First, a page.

by Carol Glatz
VATICAN CITY (CNS) – Pope Francis warned against the abandonment and neglect of the elderly, calling it a “hidden euthanasia” rooted in today’s “poisonous” culture of disposal and an economic system of greed.
In the presence of his predecessor, Pope Francis also thanked retired Pope Benedict XVI for staying to live at the Vatican and being like “a wise grandfather at home.”
“A people who don’t take care of their grandparents and don’t treat them well is a people with no future. Why no future? Because they lose the memory (of the past) and they sever their own roots,” he said.
The pope’s comments came during a special encounter and Mass for older people in St. Peter’s Square Sept. 28. Some 40,000 grandparents, retired men and women and their families attended “The Blessing for a Long Life” event, organized by the Pontifical Council for the Family.
Pope Francis specifically invited Pope Benedict to attend the event, making it the third time since his retirement in 2013 that the German pontiff has made a rare appearance in public with his successor.
Carrying a cane and looking strong, the 87-year-old pope arrived about one hour into the event, which featured music and testimonies from families. About 10 minutes later, while the famed Italian tenor Andrea Bocelli sang “Con te partiro” (“I’ll Go With You”), Pope Francis made his entrance with a small group of families. He immediately went to greet and embrace Pope Benedict, who only stayed for the next hour, leaving before the start of Mass.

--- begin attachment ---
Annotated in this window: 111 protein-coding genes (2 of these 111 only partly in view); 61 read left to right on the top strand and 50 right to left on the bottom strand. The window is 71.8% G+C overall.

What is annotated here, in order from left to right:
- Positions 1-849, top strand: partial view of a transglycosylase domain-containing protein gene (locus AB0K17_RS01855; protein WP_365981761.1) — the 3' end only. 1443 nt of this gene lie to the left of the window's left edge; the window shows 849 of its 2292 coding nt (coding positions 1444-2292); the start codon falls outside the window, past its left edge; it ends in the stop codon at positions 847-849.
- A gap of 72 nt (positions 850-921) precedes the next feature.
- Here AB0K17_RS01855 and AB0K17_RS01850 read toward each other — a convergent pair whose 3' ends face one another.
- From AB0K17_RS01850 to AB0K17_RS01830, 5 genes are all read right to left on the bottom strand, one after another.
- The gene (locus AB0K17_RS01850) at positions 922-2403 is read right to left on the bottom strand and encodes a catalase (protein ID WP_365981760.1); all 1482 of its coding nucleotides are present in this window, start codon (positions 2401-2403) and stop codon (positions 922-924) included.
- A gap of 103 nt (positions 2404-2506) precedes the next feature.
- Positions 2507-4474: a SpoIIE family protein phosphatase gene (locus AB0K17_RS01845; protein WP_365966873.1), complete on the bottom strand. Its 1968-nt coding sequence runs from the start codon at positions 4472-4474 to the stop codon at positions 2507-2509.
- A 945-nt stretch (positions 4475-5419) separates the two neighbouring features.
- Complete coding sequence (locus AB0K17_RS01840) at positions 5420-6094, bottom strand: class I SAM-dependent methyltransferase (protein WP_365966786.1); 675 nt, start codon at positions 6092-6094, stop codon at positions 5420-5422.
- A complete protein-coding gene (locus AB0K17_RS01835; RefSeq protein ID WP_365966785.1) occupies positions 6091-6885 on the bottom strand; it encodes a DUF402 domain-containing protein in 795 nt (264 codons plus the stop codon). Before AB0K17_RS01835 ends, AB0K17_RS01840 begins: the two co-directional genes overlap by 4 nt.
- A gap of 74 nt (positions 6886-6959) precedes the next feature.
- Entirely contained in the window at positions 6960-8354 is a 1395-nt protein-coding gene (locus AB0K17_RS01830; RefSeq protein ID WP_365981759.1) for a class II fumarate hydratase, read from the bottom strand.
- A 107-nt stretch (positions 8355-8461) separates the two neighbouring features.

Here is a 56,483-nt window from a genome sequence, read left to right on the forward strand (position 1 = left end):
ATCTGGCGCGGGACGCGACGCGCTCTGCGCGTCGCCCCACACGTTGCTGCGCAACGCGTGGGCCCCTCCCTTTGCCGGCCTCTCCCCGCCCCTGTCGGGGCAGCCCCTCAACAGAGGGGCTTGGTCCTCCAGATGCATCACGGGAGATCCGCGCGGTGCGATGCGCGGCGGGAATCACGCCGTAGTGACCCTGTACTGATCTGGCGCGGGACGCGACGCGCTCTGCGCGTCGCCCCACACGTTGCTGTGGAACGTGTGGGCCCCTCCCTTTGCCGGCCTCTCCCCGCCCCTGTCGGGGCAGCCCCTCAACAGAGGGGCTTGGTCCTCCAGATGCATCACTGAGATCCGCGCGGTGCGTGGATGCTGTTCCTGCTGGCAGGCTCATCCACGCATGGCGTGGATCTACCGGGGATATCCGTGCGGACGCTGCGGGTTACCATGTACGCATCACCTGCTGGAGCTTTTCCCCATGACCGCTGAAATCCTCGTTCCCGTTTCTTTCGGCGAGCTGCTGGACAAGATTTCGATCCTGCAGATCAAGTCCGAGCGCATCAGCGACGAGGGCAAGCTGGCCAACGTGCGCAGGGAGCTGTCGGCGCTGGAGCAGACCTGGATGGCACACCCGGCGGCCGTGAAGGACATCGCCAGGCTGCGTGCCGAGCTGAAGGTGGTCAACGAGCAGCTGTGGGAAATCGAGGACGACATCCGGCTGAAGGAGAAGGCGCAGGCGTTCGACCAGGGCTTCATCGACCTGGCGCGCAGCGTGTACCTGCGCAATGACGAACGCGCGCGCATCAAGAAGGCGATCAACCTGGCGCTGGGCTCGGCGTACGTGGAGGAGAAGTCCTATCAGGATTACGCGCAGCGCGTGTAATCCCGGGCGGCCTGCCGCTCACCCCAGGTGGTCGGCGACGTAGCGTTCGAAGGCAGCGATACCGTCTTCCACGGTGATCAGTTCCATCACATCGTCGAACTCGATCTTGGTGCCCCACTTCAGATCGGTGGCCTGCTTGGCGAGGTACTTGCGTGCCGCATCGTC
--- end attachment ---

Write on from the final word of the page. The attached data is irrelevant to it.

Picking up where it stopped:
Addressing him as “Your Holiness,” Pope Francis thanked the retired pontiff for his presence, telling the crowd, “I really like having him living here in the Vatican, because it’s like having a wise grandfather at home.”
The wisdom and love of older people are instrumental for building the future, and they can even cheer up grumpy teenagers, the pope said.
“It’s very good for you to go visit an older person. Look at our kids. Sometimes we see them being listless and sad; (if) they go visit an older person, they become happy,” he said.
“Older people, grandparents have an ability to understand very difficult situations, a great talent. And when they pray about these situations, their prayers are strong and powerful.”
But there are many who instead prey on their fragilities, and the pope warned against the “inhuman” violence being waged against the elderly and children in areas of conflict.
Harm can also be waged quietly, he said, through many forms of neglect and abandonment, which “are a real and true hidden euthanasia.”
People need to fight against “this poisonous throwaway culture,” which targets children, young people and the elderly, on “the pretext of keeping the economic system ‘balanced,’ where the focus is not on the human being but on the god of money.”